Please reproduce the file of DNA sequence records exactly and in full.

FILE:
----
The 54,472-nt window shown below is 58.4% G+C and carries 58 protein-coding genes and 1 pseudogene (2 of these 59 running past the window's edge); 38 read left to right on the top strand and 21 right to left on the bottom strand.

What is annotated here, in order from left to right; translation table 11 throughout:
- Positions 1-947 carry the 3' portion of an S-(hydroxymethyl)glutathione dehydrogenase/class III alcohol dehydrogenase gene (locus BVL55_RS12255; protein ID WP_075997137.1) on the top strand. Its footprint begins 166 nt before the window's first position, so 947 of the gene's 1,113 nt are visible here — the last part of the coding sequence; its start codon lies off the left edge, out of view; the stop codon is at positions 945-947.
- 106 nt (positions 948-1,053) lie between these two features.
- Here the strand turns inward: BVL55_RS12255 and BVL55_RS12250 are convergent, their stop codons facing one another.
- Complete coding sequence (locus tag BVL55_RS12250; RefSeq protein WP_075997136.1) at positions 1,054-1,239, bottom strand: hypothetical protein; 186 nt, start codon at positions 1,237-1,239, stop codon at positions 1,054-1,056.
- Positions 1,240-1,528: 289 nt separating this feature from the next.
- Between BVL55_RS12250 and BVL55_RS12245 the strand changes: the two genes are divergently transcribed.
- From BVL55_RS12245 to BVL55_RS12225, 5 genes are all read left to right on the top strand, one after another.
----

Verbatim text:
The 54,472-nt window shown below is 58.4% G+C and carries 58 protein-coding genes and 1 pseudogene (2 of these 59 running past the window's edge); 38 read left to right on the top strand and 21 right to left on the bottom strand.

What is annotated here, in order from left to right; translation table 11 throughout:
- Positions 1-947 carry the 3' portion of an S-(hydroxymethyl)glutathione dehydrogenase/class III alcohol dehydrogenase gene (locus BVL55_RS12255; protein ID WP_075997137.1) on the top strand. Its footprint begins 166 nt before the window's first position, so 947 of the gene's 1,113 nt are visible here — the last part of the coding sequence; its start codon lies off the left edge, out of view; the stop codon is at positions 945-947.
- 106 nt (positions 948-1,053) lie between these two features.
- Here the strand turns inward: BVL55_RS12255 and BVL55_RS12250 are convergent, their stop codons facing one another.
- Complete coding sequence (locus tag BVL55_RS12250; RefSeq protein WP_075997136.1) at positions 1,054-1,239, bottom strand: hypothetical protein; 186 nt, start codon at positions 1,237-1,239, stop codon at positions 1,054-1,056.
- Positions 1,240-1,528: 289 nt separating this feature from the next.
- Between BVL55_RS12250 and BVL55_RS12245 the strand changes: the two genes are divergently transcribed.
- From BVL55_RS12245 to BVL55_RS12225, 5 genes are all read left to right on the top strand, one after another.